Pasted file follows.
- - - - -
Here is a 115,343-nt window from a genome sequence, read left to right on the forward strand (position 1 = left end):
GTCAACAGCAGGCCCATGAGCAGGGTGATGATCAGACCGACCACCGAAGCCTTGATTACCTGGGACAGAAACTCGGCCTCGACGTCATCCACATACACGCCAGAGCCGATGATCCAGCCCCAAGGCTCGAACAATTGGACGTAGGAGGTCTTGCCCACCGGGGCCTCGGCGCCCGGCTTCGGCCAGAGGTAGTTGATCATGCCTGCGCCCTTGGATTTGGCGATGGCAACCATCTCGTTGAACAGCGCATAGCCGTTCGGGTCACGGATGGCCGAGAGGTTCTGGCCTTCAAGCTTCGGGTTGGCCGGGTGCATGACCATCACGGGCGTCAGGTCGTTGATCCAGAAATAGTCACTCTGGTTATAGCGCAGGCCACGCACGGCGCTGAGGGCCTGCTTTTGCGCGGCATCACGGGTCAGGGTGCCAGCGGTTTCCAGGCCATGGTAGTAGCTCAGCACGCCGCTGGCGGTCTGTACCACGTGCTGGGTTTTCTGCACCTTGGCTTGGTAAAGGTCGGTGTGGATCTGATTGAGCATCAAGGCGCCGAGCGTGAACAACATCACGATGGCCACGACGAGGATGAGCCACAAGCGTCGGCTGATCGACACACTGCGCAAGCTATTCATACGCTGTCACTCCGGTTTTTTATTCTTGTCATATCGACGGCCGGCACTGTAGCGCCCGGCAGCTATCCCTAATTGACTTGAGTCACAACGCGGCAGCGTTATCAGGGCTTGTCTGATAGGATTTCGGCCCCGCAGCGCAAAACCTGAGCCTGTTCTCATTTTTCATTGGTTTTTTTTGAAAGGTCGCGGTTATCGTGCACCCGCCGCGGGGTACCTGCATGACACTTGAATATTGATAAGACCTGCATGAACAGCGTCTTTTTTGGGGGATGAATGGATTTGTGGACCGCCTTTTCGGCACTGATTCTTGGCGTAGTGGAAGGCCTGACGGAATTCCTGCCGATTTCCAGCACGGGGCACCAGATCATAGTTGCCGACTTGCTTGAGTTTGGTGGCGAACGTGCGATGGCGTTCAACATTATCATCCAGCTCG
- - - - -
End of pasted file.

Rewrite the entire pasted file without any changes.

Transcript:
Here is a 115,343-nt window from a genome sequence, read left to right on the forward strand (position 1 = left end):
GTCAACAGCAGGCCCATGAGCAGGGTGATGATCAGACCGACCACCGAAGCCTTGATTACCTGGGACAGAAACTCGGCCTCGACGTCATCCACATACACGCCAGAGCCGATGATCCAGCCCCAAGGCTCGAACAATTGGACGTAGGAGGTCTTGCCCACCGGGGCCTCGGCGCCCGGCTTCGGCCAGAGGTAGTTGATCATGCCTGCGCCCTTGGATTTGGCGATGGCAACCATCTCGTTGAACAGCGCATAGCCGTTCGGGTCACGGATGGCCGAGAGGTTCTGGCCTTCAAGCTTCGGGTTGGCCGGGTGCATGACCATCACGGGCGTCAGGTCGTTGATCCAGAAATAGTCACTCTGGTTATAGCGCAGGCCACGCACGGCGCTGAGGGCCTGCTTTTGCGCGGCATCACGGGTCAGGGTGCCAGCGGTTTCCAGGCCATGGTAGTAGCTCAGCACGCCGCTGGCGGTCTGTACCACGTGCTGGGTTTTCTGCACCTTGGCTTGGTAAAGGTCGGTGTGGATCTGATTGAGCATCAAGGCGCCGAGCGTGAACAACATCACGATGGCCACGACGAGGATGAGCCACAAGCGTCGGCTGATCGACACACTGCGCAAGCTATTCATACGCTGTCACTCCGGTTTTTTATTCTTGTCATATCGACGGCCGGCACTGTAGCGCCCGGCAGCTATCCCTAATTGACTTGAGTCACAACGCGGCAGCGTTATCAGGGCTTGTCTGATAGGATTTCGGCCCCGCAGCGCAAAACCTGAGCCTGTTCTCATTTTTCATTGGTTTTTTTTGAAAGGTCGCGGTTATCGTGCACCCGCCGCGGGGTACCTGCATGACACTTGAATATTGATAAGACCTGCATGAACAGCGTCTTTTTTGGGGGATGAATGGATTTGTGGACCGCCTTTTCGGCACTGATTCTTGGCGTAGTGGAAGGCCTGACGGAATTCCTGCCGATTTCCAGCACGGGGCACCAGATCATAGTTGCCGACTTGCTTGAGTTTGGTGGCGAACGTGCGATGGCGTTCAACATTATCATCCAGCTCG